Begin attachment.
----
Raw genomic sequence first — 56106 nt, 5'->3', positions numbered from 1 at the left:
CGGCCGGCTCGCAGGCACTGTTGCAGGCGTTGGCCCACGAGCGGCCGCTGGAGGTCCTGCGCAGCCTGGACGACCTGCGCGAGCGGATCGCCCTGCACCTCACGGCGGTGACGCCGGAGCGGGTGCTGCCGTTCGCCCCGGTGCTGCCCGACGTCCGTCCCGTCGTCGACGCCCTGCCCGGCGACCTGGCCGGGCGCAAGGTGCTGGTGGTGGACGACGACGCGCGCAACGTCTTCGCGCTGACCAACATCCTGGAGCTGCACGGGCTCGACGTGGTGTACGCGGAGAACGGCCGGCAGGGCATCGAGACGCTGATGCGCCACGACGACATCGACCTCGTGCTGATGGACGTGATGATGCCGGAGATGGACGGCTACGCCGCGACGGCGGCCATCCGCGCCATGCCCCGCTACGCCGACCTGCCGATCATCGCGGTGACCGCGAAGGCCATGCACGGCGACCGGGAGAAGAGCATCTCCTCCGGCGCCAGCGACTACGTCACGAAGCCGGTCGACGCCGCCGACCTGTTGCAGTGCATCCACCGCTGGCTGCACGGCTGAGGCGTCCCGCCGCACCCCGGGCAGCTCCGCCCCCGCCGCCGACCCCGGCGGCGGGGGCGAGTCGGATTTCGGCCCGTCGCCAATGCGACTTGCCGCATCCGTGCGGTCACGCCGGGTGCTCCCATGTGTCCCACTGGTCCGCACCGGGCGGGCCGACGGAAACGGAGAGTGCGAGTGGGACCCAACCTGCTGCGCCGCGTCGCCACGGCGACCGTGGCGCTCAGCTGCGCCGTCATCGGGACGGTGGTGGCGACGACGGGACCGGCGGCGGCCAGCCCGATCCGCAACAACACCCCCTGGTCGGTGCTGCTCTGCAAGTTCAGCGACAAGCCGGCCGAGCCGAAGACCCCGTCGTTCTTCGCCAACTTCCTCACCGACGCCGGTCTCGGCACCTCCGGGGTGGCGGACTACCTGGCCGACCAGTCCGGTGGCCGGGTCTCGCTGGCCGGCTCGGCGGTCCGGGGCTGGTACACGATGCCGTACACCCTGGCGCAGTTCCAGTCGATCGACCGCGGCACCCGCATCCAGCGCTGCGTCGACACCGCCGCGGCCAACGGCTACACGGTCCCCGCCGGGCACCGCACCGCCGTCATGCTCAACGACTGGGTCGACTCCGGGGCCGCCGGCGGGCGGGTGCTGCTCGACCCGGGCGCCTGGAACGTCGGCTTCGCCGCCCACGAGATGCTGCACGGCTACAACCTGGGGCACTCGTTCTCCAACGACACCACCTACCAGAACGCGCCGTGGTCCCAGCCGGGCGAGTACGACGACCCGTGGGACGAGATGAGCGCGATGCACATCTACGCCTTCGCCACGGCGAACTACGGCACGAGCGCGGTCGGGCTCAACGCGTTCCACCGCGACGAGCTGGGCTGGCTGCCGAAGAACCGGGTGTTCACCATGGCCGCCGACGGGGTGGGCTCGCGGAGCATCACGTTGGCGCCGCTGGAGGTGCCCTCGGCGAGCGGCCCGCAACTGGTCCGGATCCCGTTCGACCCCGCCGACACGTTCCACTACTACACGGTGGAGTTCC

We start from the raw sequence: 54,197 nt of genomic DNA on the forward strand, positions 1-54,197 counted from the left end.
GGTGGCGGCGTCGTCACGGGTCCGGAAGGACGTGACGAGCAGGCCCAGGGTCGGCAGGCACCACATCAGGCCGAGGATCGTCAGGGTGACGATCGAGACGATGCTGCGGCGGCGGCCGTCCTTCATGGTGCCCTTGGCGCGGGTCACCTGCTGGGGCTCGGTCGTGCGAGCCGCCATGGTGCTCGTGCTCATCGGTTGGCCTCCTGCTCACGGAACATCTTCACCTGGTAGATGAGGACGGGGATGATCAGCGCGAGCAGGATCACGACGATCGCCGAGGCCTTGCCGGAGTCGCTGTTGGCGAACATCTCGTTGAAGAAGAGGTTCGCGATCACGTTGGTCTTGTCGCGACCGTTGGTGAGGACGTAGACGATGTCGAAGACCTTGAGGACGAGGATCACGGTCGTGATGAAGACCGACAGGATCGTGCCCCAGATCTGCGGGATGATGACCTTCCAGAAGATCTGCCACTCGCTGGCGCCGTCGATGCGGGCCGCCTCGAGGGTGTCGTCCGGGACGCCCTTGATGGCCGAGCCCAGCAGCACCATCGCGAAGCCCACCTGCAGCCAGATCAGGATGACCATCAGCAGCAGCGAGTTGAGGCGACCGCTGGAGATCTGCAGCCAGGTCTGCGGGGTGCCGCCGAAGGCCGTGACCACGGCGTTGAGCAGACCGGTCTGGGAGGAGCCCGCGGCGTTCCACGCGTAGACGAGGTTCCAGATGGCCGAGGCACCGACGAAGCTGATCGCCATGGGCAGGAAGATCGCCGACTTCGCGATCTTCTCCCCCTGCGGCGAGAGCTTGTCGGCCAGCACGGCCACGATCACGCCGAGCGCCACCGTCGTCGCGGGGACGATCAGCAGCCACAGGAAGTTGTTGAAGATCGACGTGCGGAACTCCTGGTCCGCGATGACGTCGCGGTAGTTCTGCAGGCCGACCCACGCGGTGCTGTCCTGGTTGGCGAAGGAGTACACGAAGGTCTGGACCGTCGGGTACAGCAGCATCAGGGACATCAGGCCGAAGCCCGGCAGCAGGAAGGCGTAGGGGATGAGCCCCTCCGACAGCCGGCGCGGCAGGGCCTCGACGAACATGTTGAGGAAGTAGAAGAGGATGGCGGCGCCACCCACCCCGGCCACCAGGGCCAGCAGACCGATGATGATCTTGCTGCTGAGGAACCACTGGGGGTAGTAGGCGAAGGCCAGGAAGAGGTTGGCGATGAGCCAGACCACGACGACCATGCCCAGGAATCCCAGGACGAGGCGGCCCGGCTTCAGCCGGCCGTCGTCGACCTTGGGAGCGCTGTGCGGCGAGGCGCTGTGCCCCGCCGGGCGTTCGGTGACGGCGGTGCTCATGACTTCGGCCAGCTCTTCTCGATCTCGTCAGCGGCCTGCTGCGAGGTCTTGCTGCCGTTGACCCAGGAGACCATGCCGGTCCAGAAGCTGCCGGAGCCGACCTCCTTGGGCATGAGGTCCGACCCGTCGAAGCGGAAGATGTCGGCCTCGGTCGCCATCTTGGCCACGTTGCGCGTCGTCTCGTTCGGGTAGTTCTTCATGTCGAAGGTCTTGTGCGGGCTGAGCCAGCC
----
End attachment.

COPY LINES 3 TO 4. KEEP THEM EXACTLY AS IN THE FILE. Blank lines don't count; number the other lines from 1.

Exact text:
We start from the raw sequence: 54,197 nt of genomic DNA on the forward strand, positions 1-54,197 counted from the left end.
GGTGGCGGCGTCGTCACGGGTCCGGAAGGACGTGACGAGCAGGCCCAGGGTCGGCAGGCACCACATCAGGCCGAGGATCGTCAGGGTGACGATCGAGACGATGCTGCGGCGGCGGCCGTCCTTCATGGTGCCCTTGGCGCGGGTCACCTGCTGGGGCTCGGTCGTGCGAGCCGCCATGGTGCTCGTGCTCATCGGTTGGCCTCCTGCTCACGGAACATCTTCACCTGGTAGATGAGGACGGGGATGATCAGCGCGAGCAGGATCACGACGATCGCCGAGGCCTTGCCGGAGTCGCTGTTGGCGAACATCTCGTTGAAGAAGAGGTTCGCGATCACGTTGGTCTTGTCGCGACCGTTGGTGAGGACGTAGACGATGTCGAAGACCTTGAGGACGAGGATCACGGTCGTGATGAAGACCGACAGGATCGTGCCCCAGATCTGCGGGATGATGACCTTCCAGAAGATCTGCCACTCGCTGGCGCCGTCGATGCGGGCCGCCTCGAGGGTGTCGTCCGGGACGCCCTTGATGGCCGAGCCCAGCAGCACCATCGCGAAGCCCACCTGCAGCCAGATCAGGATGACCATCAGCAGCAGCGAGTTGAGGCGACCGCTGGAGATCTGCAGCCAGGTCTGCGGGGTGCCGCCGAAGGCCGTGACCACGGCGTTGAGCAGACCGGTCTGGGAGGAGCCCGCGGCGTTCCACGCGTAGACGAGGTTCCAGATGGCCGAGGCACCGACGAAGCTGATCGCCATGGGCAGGAAGATCGCCGACTTCGCGATCTTCTCCCCCTGCGGCGAGAGCTTGTCGGCCAGCACGGCCACGATCACGCCGAGCGCCACCGTCGTCGCGGGGACGATCAGCAGCCACAGGAAGTTGTTGAAGATCGACGTGCGGAACTCCTGGTCCGCGATGACGTCGCGGTAGTTCTGCAGGCCGACCCACGCGGTGCTGTCCTGGTTGGCGAAGGAGTACACGAAGGTCTGGACCGTCGGGTACAGCAGCATCAGGGACATCAGGCCGAAGCCCGGCAGCAGGAAGGCGTAGGGGATGAGCCCCTCCGACAGCCGGCGCGGCAGGGCCTCGACGAACATGTTGAGGAAGTAGAAGAGGATGGCGGCGCCACCCACCCCGGCCACCAGGGCCAGCAGACCGATGATGATCTTGCTGCTGAGGAACCACTGGGGGTAGTAGGCGAAGGCCAGGAAGAGGTTGGCGATGAGCCAGACCACGACGACCATGCCCAGGAATCCCAGGACGAGGCGGCCCGGCTTCAGCCGGCCGTCGTCGACCTTGGGAGCGCTGTGCGGCGAGGCGCTGTGCCCCGCCGGGCGTTCGGTGACGGCGGTGCTCATGACTTCGGCCAGCTCTTCTCGATCTCGTCAGCGGCCTGCTGCGAGGTCTTGCTGCCGTTGACCCAGGAGACCATGCCGGTCCAGAAGCTGCCGGAGCCGACCTCCTTGGGCATGAGGTCCGACCCGTCGAAGCGGAAGATGTCGGCCTCGGTCGCCATCTTGGCCACGTTGCGCGTCGTCTCGTTCGGGTAGTTCTTCATGTCGAAGGTCTTGTGCGGGCTGAGCCAGCC